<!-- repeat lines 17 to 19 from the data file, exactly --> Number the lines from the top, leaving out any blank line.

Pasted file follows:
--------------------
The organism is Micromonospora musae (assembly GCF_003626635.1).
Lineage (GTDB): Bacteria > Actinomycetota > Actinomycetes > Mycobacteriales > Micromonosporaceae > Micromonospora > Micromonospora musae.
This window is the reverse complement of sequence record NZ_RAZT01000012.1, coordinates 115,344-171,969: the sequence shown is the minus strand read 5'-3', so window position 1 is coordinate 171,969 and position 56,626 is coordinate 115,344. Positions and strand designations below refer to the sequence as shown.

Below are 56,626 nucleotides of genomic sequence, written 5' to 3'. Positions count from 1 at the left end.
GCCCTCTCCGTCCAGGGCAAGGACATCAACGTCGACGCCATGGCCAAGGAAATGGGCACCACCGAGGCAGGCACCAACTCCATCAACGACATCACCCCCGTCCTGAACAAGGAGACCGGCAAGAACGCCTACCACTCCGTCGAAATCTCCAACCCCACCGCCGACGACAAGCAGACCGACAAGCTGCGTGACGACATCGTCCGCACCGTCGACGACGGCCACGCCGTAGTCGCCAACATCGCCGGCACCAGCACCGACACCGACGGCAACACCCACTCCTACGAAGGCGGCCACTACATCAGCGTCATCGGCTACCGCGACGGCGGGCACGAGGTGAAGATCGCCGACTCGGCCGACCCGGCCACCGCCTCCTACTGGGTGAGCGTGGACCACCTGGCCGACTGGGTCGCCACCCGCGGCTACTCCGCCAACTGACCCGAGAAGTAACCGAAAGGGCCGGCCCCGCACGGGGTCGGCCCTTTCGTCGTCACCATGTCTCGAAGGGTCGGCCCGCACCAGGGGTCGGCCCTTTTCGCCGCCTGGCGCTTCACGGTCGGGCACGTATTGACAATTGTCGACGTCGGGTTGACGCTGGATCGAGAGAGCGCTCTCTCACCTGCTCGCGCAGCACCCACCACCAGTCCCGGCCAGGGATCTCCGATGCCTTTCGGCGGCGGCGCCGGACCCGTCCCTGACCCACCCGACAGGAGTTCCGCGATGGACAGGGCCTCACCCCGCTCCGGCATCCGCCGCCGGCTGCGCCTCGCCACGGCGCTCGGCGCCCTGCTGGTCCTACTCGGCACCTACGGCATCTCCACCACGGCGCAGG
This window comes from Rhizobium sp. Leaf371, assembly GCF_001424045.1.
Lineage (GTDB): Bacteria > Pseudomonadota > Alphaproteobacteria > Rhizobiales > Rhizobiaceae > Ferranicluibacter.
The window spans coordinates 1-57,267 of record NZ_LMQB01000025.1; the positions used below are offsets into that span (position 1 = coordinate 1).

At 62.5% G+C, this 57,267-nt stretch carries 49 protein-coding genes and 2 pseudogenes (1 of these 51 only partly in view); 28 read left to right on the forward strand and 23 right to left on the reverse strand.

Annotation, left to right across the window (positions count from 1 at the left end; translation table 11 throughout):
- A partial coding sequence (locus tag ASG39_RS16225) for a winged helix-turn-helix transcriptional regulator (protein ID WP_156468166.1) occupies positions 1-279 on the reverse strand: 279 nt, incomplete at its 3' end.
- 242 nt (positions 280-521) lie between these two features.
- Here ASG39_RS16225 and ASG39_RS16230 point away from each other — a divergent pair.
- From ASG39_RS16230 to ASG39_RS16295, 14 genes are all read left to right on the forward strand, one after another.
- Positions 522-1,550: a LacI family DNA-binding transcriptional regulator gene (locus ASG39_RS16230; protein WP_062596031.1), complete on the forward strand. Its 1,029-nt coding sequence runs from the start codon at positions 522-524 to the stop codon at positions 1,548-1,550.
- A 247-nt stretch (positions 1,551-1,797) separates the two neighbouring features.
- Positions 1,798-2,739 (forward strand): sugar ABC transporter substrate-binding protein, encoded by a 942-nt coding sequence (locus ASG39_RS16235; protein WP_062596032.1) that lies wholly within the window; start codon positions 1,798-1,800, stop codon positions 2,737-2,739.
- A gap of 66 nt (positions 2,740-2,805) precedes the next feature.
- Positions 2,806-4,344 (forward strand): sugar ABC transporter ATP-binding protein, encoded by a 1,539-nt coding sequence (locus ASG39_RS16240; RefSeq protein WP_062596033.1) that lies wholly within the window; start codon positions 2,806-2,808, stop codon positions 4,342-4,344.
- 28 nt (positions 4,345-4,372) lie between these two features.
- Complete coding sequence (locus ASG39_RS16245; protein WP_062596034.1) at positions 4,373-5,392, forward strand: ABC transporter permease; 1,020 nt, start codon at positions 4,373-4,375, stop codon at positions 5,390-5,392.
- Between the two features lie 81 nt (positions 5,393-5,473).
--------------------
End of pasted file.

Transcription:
- Positions 1,798-2,739 (forward strand): sugar ABC transporter substrate-binding protein, encoded by a 942-nt coding sequence (locus ASG39_RS16235; protein WP_062596032.1) that lies wholly within the window; start codon positions 1,798-1,800, stop codon positions 2,737-2,739.
- A gap of 66 nt (positions 2,740-2,805) precedes the next feature.
- Positions 2,806-4,344 (forward strand): sugar ABC transporter ATP-binding protein, encoded by a 1,539-nt coding sequence (locus ASG39_RS16240; RefSeq protein WP_062596033.1) that lies wholly within the window; start codon positions 2,806-2,808, stop codon positions 4,342-4,344.